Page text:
So, you may have read in the pages of this here newspaper, or online at, that the Maine Lobstermen's Association on Aug. 30 informed NOAA Fisheries that it was repealing its support of the current federal plan to afford more protections to the imperiled North Atlantic right whales because of what it considers faulty science, an unfair portrayal of the lobster industry's culpability and a rushed process.

When we reached out to NOAA Fisheries on Wednesday for comment on the seismic move by the nation's largest lobster industry membership, we were told to expect a statement from NOAA Fisheries on Thursday. Thursday came and went, no statement. Probably Friday, we were told.

We checked back on Friday. Maybe, we were told. But it really felt like probably not.

Sure enough, Friday slipped away and NOAA Fisheries remained silent, which is more than slightly out of character for the nation's primary regulator of the nation's fisheries. You don't always get much out of it in the way of comment, but the agency is usually pretty good about giving you something. And usually pretty promptly.

Alas, not this time.

We can only imagine what's going on behind the scenes as NOAA Fisheries tries to figure out how to handle the defection of the Maine Lobstermen's Association and the very real possibility it could cause a jailbreak among other industry groups that already are bristling at the new measures and possibly wavering in their support.

But more than a week of silence after the hammer dropped is not a good optic, as they say down there in the Beltway. Not good at all.

How is GMGI not hot on this case?

So, this is disappointing.

We here at FishOn have, on occasion, remarked upon our affection for mythic creatures. Big Foot. Sasquatch (not Gloucester's own, but the big smelly one). Unicorns. Mermaids. The Easter Bunny. Gronk. You name 'em, we like 'em.

We especially are a fan of the Loch Ness Monster because it's really hard to remain all mythical and mysterious when so many people are looking for you or think they've seen you. Ask Ghislaine Maxwell.

But according to a story last week in the Washington Post, there have been more than 1,000 registered Loch Ness Monster encounters/sightings stretching as far back as 565 A.D.

Quick aside: That was Tom Brady's rookie year and except for that wee slump in the Late Medieval Period, we'd have to say he's held up pretty well for such an old coot.

But now, according to said same story, researchers last Thursday announced they believe Nessie could be nothing more exotic than a honking big eel. Talk about a buzz kill.

The researchers tested 250 Loch Ness water samples for DNA. They didn't find any genetic material from prehistoric reptiles, sharks, catfish, sturgeons or Vince Wilfork — all of which have been speculated to be the mythical creature.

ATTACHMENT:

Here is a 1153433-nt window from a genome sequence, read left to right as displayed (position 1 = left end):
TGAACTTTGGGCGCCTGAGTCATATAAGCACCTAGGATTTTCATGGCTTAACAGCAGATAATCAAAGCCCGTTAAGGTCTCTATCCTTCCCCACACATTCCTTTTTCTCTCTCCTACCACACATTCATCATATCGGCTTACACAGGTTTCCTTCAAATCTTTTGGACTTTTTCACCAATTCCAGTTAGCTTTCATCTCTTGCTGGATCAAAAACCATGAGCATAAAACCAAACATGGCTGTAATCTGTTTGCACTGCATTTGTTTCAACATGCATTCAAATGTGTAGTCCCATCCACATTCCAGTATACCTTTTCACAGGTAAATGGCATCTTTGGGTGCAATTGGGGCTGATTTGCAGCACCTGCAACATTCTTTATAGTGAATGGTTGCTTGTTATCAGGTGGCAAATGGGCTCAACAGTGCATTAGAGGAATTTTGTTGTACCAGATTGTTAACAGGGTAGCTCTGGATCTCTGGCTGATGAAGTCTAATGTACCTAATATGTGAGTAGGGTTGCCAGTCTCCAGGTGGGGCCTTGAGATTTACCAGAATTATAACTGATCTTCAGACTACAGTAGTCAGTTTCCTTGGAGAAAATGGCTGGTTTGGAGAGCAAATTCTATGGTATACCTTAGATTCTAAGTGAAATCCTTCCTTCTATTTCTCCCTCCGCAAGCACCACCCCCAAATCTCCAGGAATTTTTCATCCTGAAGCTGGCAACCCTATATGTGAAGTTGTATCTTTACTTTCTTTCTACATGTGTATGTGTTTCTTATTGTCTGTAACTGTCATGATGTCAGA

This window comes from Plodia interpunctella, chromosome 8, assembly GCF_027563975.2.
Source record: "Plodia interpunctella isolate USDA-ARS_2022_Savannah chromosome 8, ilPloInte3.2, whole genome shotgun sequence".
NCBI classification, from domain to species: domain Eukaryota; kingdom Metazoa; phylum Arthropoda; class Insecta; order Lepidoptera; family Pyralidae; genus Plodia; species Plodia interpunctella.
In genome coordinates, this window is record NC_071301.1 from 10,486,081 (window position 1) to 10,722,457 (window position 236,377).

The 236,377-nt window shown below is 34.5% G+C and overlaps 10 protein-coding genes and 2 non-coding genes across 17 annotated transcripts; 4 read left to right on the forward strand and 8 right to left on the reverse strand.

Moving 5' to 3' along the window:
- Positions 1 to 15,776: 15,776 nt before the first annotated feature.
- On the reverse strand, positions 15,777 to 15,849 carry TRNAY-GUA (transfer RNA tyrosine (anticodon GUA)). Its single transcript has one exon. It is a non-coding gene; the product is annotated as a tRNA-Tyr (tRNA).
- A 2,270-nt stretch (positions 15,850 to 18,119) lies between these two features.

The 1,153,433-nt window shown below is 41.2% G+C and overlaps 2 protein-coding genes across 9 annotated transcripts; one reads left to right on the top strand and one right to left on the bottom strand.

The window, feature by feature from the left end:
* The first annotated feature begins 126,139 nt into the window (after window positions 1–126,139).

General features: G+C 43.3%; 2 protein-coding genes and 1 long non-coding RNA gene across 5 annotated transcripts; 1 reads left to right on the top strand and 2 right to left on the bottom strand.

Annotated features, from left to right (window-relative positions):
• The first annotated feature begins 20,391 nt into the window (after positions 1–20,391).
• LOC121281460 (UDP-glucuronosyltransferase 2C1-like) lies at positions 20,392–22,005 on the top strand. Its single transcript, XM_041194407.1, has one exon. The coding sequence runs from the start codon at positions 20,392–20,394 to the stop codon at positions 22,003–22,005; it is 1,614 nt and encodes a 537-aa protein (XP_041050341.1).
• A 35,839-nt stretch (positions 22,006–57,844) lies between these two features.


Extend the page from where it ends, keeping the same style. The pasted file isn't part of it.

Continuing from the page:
But they found gobs of eel DNA.

"The remaining theory we cannot refute based on the environmental DNA data obtained is that what people are seeing is a very large eel," the research team stated on its website.

As the Post story pointed out, not everyone was thrilled with the possible explanation.

Pish posh, said Steve Feltham, who actually is in the Guinness Book of Records as the longest continuous Loch Ness Monster hunter. Feltham said the findings hardly were a stop-the-presses moment.

"A 12-year-old boy could tell you there are eels in Loch Ness," Feltham told the BBC. "I caught eels in the loch when I was a 12-year-old boy."

But as we all know, there's always one that got away.

Nessie, we know you're out there. Talk to us.

What's a Wigglesworth? About $4 a pound

Got a hankering for science and the sea? Well, we may have an event for you.

John Wigglesworth, beyond having a great surname, is a science and math teacher at the Waring School in Beverly. Last year, he joined a team of scientists aboard the research vessel Sikuliaq, traveling above the Arctic Circle to study the biological and physical oceanography of the Beaufort Sea shelf and slope waters.

On Thursday night, Wigglesworth will discuss the relationship between science, the sea and humans in a presentation at Maritime Gloucester that will lay out the scientific goals of the cruise, his impressions of the evolving Arctic and the challenges of navigating the ice.

The soiree, which will include food and drink, is being organized by the Cape Ann Chamber of Commerce. Tickets are $35. It is set to run 6:30 to 8:30 p.m. in the Stellwagen Bank Exhibit and Gorton's Seafood Gallery at Maritime Gloucester on Harbor Loop. 

So, wear something warm and check it out.

Fish council a'coming

The New England Fishery Management Council is coming back to Gloucester for its September meeting and will set up shop at the Beauport Hotel Gloucester on Commercial Street for three-plus days of rollicking good fun.

The meetings are set to convene Sept. 23 at 1:30 p.m. and run until late in the afternoon of Sept. 26.

We'll be writing more about the agenda and the issues of the greatest interest to Gloucester as the meetings approach, so keep an orb peeled for that in the pages of the Gloucester Daily Times and online at

Observant? NOAA Fisheries wants you

NOAA Fisheries is accepting applications for those companies interested in providing sector at-sea monitoring services for the Northeast groundfish fleet for the 2020 fishing season. Applications are due Oct. 1 and companies already approved to provide at-sea monitoring services in 2019 and 2020 need not apply again.

Check out the NOAA Fisheries website for details or call Maria Vasta of the sustainable fisheries division at 978-281-9196.

As always, no fish were harmed in the making of this column.

Contact Sean Horgan at 978-675-2714, or Follow him on Twitter at @SeanGDT

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